SUNDAY, MAY 16: It’s been just 90 years since the canonization of Joan of Arc, the young woman who led French troops to victory and was martyred at the tender age of 19. Joan of Arc was excommunicated from the Church prior to being burned at the stake. Ironically, that excommunication was annulled and she was officially declared a martyr just a few decades later—but she didn’t earn sainthood for centuries afterward! (Wikipedia has more on her canonization.) Joan of Arc was beatified at Notre Dame Cathedral in 1909, and then canonized 11 years later by the Roman Catholic Church. St. Joan of Arc’s feast day is May 30.
Joan of Arc was born in 1412 to a peasant-class French family, and family members attest that she was always piously religious. (Gale Cengage Learning dedicates a full page to her life.) From a very young age, Joan says she heard three voices: That of St. Michael, the saint to whom many pray to for help in battle, and those of St. Catherine and St. Margaret, two women who were martyred on behalf of the Church. Although the voices gave general statements at first, they soon came to announce something bigger. In May, 1428—when Joan was 16—she says the saints told her to approach the King of France and help him reconquer his kingdom. During Joan’s life, the King of England coveted the French throne, and Joan said she was given orders to help protect it.
After facing much opposition, then-17-year-old Joan raised the siege of Orleans with a small army in 1429. Joan’s armies continued to taste victory, and during her success, the King of France was able to be crowned. (Catholic.org has the Catholic perspective.) Just a year later, however, the infamous leader was captured and sold to the English. After enduring months of imprisonment, torture and hunger—from which the King of France did not come to aid her—Joan was tried in court. Peter Cauchon, Bishop of Beauvais, anticipated rising even further in the Church with the help of the English, and he declared her a heretic on their behalf. Joan of Arc was burned at the stake on May 30, 1431. (Learn about the International Joan of Arc Society here.)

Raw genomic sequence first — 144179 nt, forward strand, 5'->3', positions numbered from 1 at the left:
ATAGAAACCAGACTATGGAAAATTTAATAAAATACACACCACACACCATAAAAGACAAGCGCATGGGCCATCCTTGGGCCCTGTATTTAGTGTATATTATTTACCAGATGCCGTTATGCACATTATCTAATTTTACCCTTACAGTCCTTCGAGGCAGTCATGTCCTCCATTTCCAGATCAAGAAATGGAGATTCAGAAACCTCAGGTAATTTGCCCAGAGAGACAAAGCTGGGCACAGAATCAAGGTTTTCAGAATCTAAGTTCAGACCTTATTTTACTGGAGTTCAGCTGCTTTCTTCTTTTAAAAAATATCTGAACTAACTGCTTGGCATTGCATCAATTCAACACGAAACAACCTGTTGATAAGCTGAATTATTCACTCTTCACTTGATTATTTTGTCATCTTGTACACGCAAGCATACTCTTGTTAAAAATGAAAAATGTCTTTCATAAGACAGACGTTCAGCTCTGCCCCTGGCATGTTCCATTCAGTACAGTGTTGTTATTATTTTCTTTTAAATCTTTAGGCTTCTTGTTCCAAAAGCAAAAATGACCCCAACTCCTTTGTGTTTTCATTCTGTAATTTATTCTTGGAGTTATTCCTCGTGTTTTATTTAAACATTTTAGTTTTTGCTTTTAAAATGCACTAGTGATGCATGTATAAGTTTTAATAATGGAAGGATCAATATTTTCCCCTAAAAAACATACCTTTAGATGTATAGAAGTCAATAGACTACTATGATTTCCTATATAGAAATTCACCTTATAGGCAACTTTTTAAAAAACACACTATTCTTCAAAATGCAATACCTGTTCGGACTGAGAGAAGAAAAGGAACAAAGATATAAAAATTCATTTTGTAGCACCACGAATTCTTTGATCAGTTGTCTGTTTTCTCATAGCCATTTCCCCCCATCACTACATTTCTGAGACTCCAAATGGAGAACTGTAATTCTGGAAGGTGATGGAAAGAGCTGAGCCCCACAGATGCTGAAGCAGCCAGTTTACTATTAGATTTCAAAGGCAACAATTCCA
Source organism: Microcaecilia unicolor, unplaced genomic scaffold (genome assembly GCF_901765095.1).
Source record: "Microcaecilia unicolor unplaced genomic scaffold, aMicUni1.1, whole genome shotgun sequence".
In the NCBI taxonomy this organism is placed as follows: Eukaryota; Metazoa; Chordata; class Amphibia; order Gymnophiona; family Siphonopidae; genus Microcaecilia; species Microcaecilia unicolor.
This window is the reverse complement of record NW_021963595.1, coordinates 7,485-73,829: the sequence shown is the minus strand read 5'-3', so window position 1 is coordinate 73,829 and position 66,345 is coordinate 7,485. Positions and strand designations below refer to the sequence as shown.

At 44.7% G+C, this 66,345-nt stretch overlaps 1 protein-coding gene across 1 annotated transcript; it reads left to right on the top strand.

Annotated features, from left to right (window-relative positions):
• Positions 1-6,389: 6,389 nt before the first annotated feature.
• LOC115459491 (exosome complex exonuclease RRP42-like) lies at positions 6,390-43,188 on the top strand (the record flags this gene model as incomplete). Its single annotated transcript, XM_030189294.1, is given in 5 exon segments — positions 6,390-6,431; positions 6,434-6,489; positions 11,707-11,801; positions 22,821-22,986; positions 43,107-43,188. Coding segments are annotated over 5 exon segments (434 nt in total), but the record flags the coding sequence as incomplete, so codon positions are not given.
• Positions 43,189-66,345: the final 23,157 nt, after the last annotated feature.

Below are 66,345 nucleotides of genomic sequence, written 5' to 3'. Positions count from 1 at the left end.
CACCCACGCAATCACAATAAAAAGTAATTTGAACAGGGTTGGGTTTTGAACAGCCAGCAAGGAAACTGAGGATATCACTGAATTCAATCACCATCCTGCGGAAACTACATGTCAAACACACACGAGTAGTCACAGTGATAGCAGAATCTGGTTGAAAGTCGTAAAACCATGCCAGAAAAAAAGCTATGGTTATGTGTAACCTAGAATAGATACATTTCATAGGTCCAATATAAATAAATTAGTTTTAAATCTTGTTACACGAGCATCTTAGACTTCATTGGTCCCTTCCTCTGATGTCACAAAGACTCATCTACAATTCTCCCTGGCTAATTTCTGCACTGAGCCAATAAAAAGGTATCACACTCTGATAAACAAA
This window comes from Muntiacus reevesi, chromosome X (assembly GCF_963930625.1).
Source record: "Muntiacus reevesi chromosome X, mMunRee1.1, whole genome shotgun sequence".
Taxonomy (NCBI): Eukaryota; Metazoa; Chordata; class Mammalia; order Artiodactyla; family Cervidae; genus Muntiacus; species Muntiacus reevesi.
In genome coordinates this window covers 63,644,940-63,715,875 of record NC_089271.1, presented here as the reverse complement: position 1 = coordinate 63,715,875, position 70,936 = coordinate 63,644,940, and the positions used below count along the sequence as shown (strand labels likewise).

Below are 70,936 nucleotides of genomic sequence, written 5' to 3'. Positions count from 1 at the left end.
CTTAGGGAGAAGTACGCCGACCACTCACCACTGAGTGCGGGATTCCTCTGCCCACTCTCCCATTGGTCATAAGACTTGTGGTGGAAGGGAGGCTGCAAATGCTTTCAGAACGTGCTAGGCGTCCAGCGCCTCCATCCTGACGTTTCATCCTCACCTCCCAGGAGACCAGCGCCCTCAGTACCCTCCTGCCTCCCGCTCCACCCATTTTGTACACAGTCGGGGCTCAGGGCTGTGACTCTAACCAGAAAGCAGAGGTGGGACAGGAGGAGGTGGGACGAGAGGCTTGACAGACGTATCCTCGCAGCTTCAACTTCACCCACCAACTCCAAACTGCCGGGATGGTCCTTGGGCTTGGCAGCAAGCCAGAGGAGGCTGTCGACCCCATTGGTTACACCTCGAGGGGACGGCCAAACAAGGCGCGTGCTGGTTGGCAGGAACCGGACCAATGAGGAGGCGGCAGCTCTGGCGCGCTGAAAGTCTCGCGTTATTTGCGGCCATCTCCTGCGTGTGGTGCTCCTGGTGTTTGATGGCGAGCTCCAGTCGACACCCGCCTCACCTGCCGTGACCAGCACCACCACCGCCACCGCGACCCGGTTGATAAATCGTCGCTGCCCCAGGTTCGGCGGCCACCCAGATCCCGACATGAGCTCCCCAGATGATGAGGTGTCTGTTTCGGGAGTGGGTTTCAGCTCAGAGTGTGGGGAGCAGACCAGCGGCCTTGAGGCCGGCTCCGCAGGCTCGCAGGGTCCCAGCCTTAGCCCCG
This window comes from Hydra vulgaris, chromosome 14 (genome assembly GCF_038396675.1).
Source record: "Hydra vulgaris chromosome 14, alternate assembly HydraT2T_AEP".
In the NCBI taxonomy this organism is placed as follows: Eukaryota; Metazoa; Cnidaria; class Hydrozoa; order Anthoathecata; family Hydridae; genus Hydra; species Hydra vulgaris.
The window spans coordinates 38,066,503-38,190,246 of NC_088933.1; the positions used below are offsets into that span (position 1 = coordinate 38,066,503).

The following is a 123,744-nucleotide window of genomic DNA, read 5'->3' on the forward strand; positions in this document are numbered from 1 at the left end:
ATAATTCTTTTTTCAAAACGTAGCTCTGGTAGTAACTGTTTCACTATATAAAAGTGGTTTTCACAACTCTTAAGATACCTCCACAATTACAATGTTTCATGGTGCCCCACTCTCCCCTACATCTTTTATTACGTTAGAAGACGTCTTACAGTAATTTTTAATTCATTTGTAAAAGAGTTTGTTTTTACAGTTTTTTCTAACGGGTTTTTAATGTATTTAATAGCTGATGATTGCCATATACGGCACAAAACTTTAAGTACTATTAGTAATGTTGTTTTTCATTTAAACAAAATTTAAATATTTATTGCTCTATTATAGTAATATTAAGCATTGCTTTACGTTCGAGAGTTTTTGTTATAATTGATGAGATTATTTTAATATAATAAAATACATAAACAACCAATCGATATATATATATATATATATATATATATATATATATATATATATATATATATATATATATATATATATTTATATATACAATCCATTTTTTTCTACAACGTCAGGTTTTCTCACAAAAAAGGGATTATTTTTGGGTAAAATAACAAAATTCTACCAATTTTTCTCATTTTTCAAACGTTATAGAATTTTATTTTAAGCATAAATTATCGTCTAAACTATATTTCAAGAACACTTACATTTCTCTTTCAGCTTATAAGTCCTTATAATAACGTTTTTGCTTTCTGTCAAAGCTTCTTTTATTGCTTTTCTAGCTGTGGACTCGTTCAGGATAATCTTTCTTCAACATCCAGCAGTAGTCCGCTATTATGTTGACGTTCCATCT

Just one year after her death, the city of Orleans, France, commemorated Joan’s death. Three years later, a religious play dedicated to Joan was performed in Orleans—a tradition that continues, in some places, to this day. (Wikipedia lists the extensive number of places Joan has been featured in cultural history.) Secular historians of the mid-19th century sparked interest in the canonization of Joan, and on May 16 of 1920, more than 30,000 people attended her canonization ceremony in Rome. (Read the official pronouncement here.) More than 140 descendants of Joan of Arc’s family were present at the ceremony.
(By ReadTheSpirit columnist Stephanie Fenton)
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